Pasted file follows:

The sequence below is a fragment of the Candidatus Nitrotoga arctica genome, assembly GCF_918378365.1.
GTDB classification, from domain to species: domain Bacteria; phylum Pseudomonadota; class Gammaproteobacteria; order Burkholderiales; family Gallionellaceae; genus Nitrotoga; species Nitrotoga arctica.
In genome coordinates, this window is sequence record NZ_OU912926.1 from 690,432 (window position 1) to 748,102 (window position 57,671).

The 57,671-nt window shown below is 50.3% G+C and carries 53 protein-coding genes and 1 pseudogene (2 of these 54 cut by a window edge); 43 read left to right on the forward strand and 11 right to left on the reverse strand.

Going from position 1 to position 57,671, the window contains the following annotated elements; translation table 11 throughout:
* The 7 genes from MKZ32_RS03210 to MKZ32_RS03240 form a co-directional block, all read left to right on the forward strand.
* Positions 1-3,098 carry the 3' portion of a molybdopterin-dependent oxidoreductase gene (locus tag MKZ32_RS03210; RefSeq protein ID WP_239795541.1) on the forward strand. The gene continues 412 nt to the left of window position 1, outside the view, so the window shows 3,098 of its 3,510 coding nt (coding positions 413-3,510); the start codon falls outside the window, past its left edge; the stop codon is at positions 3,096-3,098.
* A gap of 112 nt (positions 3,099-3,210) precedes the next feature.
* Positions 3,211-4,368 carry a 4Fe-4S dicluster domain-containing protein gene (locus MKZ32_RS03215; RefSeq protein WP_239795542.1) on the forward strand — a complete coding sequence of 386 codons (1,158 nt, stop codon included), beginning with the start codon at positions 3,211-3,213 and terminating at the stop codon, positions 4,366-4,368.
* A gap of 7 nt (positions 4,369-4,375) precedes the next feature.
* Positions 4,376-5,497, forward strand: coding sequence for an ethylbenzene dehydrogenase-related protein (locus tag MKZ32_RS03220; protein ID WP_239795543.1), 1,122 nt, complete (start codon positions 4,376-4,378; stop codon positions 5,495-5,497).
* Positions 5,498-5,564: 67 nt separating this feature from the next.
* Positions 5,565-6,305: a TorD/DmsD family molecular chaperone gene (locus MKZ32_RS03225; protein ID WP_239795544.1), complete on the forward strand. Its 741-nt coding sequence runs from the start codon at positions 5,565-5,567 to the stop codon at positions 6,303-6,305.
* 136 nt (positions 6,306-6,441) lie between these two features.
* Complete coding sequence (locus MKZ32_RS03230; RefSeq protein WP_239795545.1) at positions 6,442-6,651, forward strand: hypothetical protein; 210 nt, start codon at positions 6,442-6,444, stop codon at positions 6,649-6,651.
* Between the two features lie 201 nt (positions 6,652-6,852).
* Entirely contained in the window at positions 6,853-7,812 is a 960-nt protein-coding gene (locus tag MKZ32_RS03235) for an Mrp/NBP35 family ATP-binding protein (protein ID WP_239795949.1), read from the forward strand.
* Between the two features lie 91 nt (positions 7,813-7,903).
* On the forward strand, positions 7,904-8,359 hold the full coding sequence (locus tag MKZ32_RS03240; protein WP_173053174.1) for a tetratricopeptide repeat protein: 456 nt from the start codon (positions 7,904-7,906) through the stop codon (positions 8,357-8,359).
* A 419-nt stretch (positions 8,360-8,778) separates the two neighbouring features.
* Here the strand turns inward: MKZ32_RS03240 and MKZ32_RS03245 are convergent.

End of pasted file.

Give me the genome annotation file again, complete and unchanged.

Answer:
The sequence below is a fragment of the Candidatus Nitrotoga arctica genome, assembly GCF_918378365.1.
GTDB classification, from domain to species: domain Bacteria; phylum Pseudomonadota; class Gammaproteobacteria; order Burkholderiales; family Gallionellaceae; genus Nitrotoga; species Nitrotoga arctica.
In genome coordinates, this window is sequence record NZ_OU912926.1 from 690,432 (window position 1) to 748,102 (window position 57,671).

The 57,671-nt window shown below is 50.3% G+C and carries 53 protein-coding genes and 1 pseudogene (2 of these 54 cut by a window edge); 43 read left to right on the forward strand and 11 right to left on the reverse strand.

Going from position 1 to position 57,671, the window contains the following annotated elements; translation table 11 throughout:
* The 7 genes from MKZ32_RS03210 to MKZ32_RS03240 form a co-directional block, all read left to right on the forward strand.
* Positions 1-3,098 carry the 3' portion of a molybdopterin-dependent oxidoreductase gene (locus tag MKZ32_RS03210; RefSeq protein ID WP_239795541.1) on the forward strand. The gene continues 412 nt to the left of window position 1, outside the view, so the window shows 3,098 of its 3,510 coding nt (coding positions 413-3,510); the start codon falls outside the window, past its left edge; the stop codon is at positions 3,096-3,098.
* A gap of 112 nt (positions 3,099-3,210) precedes the next feature.
* Positions 3,211-4,368 carry a 4Fe-4S dicluster domain-containing protein gene (locus MKZ32_RS03215; RefSeq protein WP_239795542.1) on the forward strand — a complete coding sequence of 386 codons (1,158 nt, stop codon included), beginning with the start codon at positions 3,211-3,213 and terminating at the stop codon, positions 4,366-4,368.
* A gap of 7 nt (positions 4,369-4,375) precedes the next feature.
* Positions 4,376-5,497, forward strand: coding sequence for an ethylbenzene dehydrogenase-related protein (locus tag MKZ32_RS03220; protein ID WP_239795543.1), 1,122 nt, complete (start codon positions 4,376-4,378; stop codon positions 5,495-5,497).
* Positions 5,498-5,564: 67 nt separating this feature from the next.
* Positions 5,565-6,305: a TorD/DmsD family molecular chaperone gene (locus MKZ32_RS03225; protein ID WP_239795544.1), complete on the forward strand. Its 741-nt coding sequence runs from the start codon at positions 5,565-5,567 to the stop codon at positions 6,303-6,305.
* 136 nt (positions 6,306-6,441) lie between these two features.
* Complete coding sequence (locus MKZ32_RS03230; RefSeq protein WP_239795545.1) at positions 6,442-6,651, forward strand: hypothetical protein; 210 nt, start codon at positions 6,442-6,444, stop codon at positions 6,649-6,651.
* Between the two features lie 201 nt (positions 6,652-6,852).
* Entirely contained in the window at positions 6,853-7,812 is a 960-nt protein-coding gene (locus tag MKZ32_RS03235) for an Mrp/NBP35 family ATP-binding protein (protein ID WP_239795949.1), read from the forward strand.
* Between the two features lie 91 nt (positions 7,813-7,903).
* On the forward strand, positions 7,904-8,359 hold the full coding sequence (locus tag MKZ32_RS03240; protein WP_173053174.1) for a tetratricopeptide repeat protein: 456 nt from the start codon (positions 7,904-7,906) through the stop codon (positions 8,357-8,359).
* A 419-nt stretch (positions 8,360-8,778) separates the two neighbouring features.
* Here the strand turns inward: MKZ32_RS03240 and MKZ32_RS03245 are convergent.